Several reports suggest that HIV infected individuals present signs of accelerated vascular aging including atherosclerosis (AS). Available data suggest that the immune dysregualtion associated with HIV infection, not completely restored by the use of combination antiretroviral therapy (cART), plays a role in AS. However, cART directly or indirectly may also play an important role in AS. It has been suggested that the following four events during the aging process are key to evoke AS;1) Telomere (TL) shortening-mediated DNA damage and apoptosis, 2) impairment of vascular reactivity, 3) inflammation, and 4) impairment of efferocytosis (phagocytosis). In this regard, our group has reported that p90RSK-ERK5 module plays a crucial role in endothelial (EC) dysfunction. Our preliminary data show that cART-induced p90RSK activation inhibited ERK5 transcriptional activity and cART also increased sCD40L plasma levels. Interestingly, sCD40L also increase the activation of p90RSK. Furthermore cART-induced p90RSK activation inhibited ERK5 transcriptional activity thus decreased M? efferocytosis. Lastly, we found that cART caused TL shortening via p90RSK activation, leading to DNA damage and apoptosis. Both increased apoptosis and impairment of efferocytosis evoke secondary stress responses via releasing cellular components including cell-free DNA (cfDNA) and high mobility group box 1 (HMGB1). Based on the rationale above, we propose a novel hypothesis centered on p90RSK activation which provides a link, not previously described, to several observations suggesting an association between cART and accelerated AS in HIV infected individuals. We will test this hypothesis in a 3- year longitudinal study of 180 HIV+ individuals (viral load d50 c/ml) aged e 50 years who are therefore at increased risk of developing measurable changes in markers of AS such as carotid intima-media thickness (CIMT) and carotid artery stiffness (CAS). 90 HIV- controls will be matched for age, gender and Reynolds CVD risk score. We will assess the effect of cART and sCD40L on p90RSK in participants-derived monocytes and secondary stress responses both in monocytes (HMGB1) and plasma (HMGB1, 8-OHdG). We will further define the causal effect of cART and sCD40L on p90RSK-induced accelerated aging of EC and M? in animal studies.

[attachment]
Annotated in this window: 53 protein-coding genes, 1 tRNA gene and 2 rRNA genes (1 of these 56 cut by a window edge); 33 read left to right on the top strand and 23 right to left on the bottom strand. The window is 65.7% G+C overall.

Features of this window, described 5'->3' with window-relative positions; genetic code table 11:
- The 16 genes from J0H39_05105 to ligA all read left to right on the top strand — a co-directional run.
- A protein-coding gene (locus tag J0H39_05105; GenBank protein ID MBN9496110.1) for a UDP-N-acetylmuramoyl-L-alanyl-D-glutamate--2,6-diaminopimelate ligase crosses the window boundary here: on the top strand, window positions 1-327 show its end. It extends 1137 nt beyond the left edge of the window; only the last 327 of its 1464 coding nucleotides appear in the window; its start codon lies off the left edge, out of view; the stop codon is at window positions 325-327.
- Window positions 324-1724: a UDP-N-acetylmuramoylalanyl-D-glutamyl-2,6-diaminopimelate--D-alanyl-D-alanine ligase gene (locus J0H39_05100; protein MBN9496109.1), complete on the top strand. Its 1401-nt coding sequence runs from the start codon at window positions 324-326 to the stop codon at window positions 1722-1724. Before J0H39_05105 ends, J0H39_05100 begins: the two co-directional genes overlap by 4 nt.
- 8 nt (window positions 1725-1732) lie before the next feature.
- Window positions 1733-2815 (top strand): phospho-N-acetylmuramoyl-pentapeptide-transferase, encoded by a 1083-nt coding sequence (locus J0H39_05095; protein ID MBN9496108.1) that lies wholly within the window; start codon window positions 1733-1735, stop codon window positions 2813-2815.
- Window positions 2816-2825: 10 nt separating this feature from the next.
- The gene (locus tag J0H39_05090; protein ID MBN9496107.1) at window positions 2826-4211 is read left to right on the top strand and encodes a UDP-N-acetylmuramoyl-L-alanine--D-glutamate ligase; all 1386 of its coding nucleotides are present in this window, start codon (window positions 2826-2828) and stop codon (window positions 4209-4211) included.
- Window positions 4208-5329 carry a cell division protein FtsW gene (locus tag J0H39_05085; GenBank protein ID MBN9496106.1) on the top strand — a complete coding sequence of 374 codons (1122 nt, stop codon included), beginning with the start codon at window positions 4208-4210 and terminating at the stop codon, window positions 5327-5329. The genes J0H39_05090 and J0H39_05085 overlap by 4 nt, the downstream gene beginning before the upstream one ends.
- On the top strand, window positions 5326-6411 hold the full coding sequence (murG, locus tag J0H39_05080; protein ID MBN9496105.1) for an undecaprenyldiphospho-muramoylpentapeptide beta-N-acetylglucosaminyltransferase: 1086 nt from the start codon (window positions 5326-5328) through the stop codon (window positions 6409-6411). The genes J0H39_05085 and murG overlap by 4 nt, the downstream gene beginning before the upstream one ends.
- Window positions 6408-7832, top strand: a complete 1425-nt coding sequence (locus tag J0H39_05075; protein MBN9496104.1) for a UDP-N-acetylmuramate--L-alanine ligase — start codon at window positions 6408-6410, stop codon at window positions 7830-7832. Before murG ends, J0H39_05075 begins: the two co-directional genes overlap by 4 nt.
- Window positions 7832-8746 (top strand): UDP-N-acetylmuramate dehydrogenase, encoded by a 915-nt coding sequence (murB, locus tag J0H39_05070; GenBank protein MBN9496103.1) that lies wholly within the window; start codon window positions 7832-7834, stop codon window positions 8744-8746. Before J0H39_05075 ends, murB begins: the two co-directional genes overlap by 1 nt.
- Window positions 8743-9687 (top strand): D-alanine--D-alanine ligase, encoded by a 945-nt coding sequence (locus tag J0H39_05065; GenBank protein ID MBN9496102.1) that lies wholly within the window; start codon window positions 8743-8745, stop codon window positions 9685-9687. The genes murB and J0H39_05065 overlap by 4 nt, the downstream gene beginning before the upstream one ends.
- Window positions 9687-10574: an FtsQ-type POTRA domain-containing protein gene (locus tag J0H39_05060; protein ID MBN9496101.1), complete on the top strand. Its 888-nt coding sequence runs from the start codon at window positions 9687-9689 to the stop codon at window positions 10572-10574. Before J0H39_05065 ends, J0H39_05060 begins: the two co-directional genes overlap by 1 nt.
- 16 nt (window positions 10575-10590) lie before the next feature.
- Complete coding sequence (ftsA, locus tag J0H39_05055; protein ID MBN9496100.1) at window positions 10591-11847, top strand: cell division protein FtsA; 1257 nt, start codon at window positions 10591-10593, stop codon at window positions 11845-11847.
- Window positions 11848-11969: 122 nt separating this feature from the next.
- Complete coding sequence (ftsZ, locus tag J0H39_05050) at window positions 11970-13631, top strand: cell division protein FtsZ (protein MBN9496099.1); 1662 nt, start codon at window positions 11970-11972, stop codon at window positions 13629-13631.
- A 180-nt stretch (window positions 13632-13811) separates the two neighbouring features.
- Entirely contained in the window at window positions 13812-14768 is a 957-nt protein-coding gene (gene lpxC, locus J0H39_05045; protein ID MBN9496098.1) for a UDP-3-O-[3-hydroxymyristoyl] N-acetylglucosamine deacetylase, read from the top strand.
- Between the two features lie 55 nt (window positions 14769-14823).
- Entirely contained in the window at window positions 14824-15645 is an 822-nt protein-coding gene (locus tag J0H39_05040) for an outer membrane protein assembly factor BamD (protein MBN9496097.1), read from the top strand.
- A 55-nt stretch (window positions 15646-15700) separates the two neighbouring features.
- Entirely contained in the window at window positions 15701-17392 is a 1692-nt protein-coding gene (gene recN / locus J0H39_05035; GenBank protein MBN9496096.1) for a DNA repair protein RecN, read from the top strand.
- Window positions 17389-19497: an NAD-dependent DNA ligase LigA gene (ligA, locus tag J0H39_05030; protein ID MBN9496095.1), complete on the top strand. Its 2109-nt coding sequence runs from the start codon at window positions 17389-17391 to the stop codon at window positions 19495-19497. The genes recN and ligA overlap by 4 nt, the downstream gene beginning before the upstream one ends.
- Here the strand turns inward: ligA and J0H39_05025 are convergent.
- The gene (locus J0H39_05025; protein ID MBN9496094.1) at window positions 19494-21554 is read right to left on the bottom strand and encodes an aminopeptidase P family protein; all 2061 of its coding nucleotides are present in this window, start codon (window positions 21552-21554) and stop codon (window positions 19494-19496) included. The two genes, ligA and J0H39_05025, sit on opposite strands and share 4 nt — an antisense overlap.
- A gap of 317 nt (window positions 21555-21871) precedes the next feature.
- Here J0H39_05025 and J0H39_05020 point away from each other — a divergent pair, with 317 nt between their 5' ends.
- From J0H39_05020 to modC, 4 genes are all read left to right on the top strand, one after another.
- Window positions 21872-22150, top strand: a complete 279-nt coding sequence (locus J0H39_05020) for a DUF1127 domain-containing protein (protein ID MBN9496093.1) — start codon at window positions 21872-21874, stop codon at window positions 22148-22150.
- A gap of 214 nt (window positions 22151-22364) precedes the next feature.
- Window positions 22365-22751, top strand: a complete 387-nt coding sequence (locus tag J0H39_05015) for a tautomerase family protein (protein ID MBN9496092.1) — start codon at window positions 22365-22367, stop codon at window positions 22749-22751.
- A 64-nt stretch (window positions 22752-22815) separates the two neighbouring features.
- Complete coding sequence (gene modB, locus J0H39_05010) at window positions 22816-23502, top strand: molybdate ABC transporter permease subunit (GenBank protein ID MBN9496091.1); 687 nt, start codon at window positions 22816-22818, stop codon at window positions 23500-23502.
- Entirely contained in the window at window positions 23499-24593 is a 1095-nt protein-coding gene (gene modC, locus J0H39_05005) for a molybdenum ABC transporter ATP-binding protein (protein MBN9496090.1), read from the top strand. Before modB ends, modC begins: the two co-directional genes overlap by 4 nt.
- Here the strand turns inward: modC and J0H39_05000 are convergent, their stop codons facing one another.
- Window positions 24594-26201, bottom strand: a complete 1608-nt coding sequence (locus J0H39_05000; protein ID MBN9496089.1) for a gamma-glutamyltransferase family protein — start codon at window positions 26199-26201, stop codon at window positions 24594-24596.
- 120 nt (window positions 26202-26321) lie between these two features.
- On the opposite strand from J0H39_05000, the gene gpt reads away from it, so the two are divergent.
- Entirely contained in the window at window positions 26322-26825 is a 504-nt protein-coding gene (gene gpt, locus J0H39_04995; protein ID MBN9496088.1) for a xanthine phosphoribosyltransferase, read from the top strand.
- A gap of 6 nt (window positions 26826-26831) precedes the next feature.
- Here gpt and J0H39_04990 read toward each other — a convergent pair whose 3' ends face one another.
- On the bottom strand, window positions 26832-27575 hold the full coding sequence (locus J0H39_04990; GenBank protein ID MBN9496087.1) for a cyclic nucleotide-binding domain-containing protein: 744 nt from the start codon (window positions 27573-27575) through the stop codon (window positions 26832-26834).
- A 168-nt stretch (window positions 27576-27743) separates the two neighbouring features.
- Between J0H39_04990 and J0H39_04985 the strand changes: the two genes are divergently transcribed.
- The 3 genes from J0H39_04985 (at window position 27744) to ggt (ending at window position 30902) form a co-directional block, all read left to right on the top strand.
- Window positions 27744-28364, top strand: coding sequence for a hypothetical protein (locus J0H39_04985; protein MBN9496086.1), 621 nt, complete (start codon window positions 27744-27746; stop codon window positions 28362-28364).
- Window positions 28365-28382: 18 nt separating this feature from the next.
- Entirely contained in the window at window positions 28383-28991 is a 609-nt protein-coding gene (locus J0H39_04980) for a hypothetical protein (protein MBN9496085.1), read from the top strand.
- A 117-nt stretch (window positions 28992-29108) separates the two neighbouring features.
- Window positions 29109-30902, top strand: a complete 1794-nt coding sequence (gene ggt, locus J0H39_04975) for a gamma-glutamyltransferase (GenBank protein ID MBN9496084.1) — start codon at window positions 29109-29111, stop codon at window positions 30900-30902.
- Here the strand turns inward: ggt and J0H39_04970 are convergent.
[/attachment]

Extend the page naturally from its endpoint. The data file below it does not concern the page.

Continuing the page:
Specific Aims :
AIM 1. To determine whether chronic exposure to cART and elevated plasma levels of sCD40L in older HIV infected individuals are associated with p90RSK activation leading to enhanced aging of monocytes (reduce telomere length, reduced efferocytosis) and whether these measures of monocyte aging are associated with markers of atherosclerosis (CIMT and CAS).
AIM 2. To determine whether the markers of secondary stress response (monocytic and plasma levels of HMGB1, plasma levels of 8-hydroxy-2'- deoxyguanosine (8-OHdG)) in cART-treated older HIV infected individuals are associated with measures of CIMT and CAS.
AIM 3. To determine in vitro and in small animal models, the causal effect of cART and sCD40L on p90RSK activation leading to cellular aging of EC and M? which underlie AS.

Public Health Relevance

Over a million people are thought to be HIV infected in the US and it is projected that by 2015 more than half of all HIV+ individuals will be over the age of 50. However, aging is associated with progression of atherosclerosis (AS), which leads to cardiovascular and cerebrovascular disease. Although several reports have suggested that combination antiretroviral therapy (cART) is associated directly and indirectly with premature senescence and subsequent AS, how key events in AS are affected by cART is not well known. Our proposal is centered on the effect of cART and sCD40L on p90RSK-ERK5 module which by affecting the function of both endothelial cells and macrophages leads to AS. The information acquired will inform us on preventive strategies for AS that can be developed in older HIV infected individuals.

National Institute of Health (NIH)
National Heart, Lung, and Blood Institute (NHLBI)
Research Project (R01)
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NeuroAIDS and other End-Organ Diseases Study Section (NAED)
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Fleg, Jerome
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University of Rochester
Schools of Dentistry
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